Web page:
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  • Open Access

Malignant microcalcification: prediction of excision margins by separating calcified and noncalcified core biopsies

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Breast Cancer Research201012 (Suppl 3) :P38

https://doi.org/10.1186/bcr2691

  • Published:

Keywords

  • Cancer Research
  • Initial Study
  • Resection Margin
  • Biopsy Sample
  • Local Excision

Introduction

Suspicious microcalcification is investigated by vacuum-assisted core biopsy. Many patients, in whom malignancy is diagnosed, go on to have breast-conserving surgery where positive resection margins require re-operation. The aim of this study was to determine whether there is an increased risk of positive margins when malignancy is identified in cores without microcalcification.

Methods

In this institute, core biopsy samples are separated into those containing calcification and those not. Sixty-eight consecutive patients undergoing breast-conserving surgery were selected. From the histology report, the presence of malignancy in each group of cores was recorded. The adequacy of margins following the local excision and the need for re-operation was then analysed.

Results

Sixty-eight patients were included in the study. The mean age at diagnosis was 56.7 (range 40 to 77). All 68 patients had malignancy in the cores containing calcification. Twenty-three (34%) patients had malignancy in these cores alone and nine (39%) of these patients required further surgery. Forty-five patients had malignancy in both of the sets of cores, 24 (53%) required further surgery for inadequate margins. Although there is a difference between the re-operation rate, this is not statistically significant (P = 0.3124, Fisher’s exact test).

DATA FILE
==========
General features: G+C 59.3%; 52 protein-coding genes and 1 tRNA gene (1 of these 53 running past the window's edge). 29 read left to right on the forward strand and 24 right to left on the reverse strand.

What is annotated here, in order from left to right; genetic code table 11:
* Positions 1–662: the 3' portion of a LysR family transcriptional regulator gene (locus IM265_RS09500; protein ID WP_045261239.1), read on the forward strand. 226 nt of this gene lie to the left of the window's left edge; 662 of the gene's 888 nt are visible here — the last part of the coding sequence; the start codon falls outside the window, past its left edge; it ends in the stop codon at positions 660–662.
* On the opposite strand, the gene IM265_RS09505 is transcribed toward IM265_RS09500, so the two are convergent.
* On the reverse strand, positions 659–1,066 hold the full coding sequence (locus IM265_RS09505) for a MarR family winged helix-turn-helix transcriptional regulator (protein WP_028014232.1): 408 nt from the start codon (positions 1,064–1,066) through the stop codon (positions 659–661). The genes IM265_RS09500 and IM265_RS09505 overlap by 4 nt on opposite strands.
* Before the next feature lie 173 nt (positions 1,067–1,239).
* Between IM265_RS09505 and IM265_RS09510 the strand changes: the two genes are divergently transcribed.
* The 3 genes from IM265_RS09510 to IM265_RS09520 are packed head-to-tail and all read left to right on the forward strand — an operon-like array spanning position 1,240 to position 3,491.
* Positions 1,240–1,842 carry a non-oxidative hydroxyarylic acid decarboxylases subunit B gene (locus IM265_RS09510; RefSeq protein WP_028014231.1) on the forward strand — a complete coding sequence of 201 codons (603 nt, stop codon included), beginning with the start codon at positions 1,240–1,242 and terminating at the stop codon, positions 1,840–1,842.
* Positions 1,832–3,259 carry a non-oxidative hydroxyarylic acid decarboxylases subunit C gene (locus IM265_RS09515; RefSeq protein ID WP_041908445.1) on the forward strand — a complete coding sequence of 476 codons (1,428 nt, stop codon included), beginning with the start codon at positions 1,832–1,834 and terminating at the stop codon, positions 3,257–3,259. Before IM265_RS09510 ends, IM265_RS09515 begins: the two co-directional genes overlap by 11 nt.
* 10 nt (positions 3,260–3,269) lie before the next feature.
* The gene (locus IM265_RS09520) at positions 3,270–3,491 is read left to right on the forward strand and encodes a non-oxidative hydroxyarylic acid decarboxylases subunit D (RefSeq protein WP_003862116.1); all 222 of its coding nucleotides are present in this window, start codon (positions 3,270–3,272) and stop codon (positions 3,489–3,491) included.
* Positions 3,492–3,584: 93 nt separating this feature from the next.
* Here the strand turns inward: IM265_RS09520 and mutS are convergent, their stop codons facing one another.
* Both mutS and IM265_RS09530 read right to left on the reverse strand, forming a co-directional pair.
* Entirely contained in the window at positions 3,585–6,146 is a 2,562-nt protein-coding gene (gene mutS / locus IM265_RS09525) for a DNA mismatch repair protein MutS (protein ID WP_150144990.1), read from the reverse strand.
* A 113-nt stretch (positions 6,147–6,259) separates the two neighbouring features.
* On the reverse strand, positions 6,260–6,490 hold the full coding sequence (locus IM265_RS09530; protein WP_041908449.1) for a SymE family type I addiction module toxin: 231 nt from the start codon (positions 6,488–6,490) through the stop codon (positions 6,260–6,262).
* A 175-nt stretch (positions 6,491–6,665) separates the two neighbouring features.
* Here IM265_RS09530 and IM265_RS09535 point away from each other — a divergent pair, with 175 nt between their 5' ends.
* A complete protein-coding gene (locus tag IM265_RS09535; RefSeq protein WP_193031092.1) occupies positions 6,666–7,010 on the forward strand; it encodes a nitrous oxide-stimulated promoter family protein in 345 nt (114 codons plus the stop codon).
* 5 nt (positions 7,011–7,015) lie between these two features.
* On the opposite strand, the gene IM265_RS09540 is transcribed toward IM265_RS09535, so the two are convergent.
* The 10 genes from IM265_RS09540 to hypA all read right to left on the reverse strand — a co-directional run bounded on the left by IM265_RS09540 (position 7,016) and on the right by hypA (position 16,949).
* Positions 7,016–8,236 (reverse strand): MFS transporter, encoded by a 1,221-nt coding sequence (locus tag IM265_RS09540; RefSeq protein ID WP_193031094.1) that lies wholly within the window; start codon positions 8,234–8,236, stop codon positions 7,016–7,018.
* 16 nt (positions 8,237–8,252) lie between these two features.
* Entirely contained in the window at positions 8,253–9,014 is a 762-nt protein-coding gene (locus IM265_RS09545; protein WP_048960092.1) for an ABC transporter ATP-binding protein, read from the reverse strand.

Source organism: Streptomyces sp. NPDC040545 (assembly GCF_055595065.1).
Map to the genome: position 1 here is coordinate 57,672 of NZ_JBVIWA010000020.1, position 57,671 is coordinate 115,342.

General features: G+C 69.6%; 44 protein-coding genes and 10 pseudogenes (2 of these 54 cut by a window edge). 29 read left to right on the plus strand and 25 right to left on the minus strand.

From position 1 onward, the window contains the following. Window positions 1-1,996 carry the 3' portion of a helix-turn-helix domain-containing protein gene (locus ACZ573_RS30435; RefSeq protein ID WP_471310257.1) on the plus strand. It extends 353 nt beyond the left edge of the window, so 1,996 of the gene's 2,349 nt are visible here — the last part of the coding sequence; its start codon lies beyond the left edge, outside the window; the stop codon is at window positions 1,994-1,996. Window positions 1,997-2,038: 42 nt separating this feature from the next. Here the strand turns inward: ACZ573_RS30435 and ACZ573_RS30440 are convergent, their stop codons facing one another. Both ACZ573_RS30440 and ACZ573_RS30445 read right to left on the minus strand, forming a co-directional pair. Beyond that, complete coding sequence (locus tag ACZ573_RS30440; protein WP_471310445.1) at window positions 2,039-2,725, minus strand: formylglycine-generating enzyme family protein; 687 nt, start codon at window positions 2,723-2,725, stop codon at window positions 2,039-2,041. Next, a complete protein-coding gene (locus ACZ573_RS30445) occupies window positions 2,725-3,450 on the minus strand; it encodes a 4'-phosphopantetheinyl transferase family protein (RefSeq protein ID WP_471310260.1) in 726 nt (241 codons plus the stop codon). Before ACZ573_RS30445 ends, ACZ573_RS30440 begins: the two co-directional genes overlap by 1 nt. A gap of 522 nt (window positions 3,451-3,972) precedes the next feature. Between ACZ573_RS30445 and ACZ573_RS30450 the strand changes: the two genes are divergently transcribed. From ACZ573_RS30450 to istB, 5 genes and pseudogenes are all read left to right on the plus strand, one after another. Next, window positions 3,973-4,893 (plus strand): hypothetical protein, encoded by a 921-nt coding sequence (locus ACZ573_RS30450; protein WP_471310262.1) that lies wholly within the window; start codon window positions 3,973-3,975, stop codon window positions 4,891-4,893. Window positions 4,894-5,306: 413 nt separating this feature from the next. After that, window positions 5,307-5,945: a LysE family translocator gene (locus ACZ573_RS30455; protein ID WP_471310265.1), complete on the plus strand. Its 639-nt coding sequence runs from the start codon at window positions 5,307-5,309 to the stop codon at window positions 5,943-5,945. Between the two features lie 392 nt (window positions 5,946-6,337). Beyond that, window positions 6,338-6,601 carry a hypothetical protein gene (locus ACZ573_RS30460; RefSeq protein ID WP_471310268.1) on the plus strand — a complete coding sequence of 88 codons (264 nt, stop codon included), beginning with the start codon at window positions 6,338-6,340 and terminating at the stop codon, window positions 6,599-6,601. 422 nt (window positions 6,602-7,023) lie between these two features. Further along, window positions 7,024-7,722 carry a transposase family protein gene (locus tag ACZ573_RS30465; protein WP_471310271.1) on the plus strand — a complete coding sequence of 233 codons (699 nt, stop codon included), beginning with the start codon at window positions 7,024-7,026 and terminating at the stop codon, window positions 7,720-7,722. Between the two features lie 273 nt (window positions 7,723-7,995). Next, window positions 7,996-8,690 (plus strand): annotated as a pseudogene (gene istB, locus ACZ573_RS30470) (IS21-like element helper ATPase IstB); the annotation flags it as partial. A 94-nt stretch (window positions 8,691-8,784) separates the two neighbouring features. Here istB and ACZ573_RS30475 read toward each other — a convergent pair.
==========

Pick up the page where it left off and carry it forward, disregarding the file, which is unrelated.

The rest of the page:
Conclusions

Malignancy is commonly diagnosed in cores that do not contain microcalcification. Although there appears to be a higher rate of inadequate margins in this group (53% vs. 39%), in this study the difference was not statistically significant. Following the findings of this initial study, we are now increasing the sample size of the group.

Authors’ Affiliations

(1)
Queen Elizabeth Hospital, Gateshead, UK

Copyright

© Cain et al; licensee BioMed Central Ltd. 2010

This article is published under license to BioMed Central Ltd.

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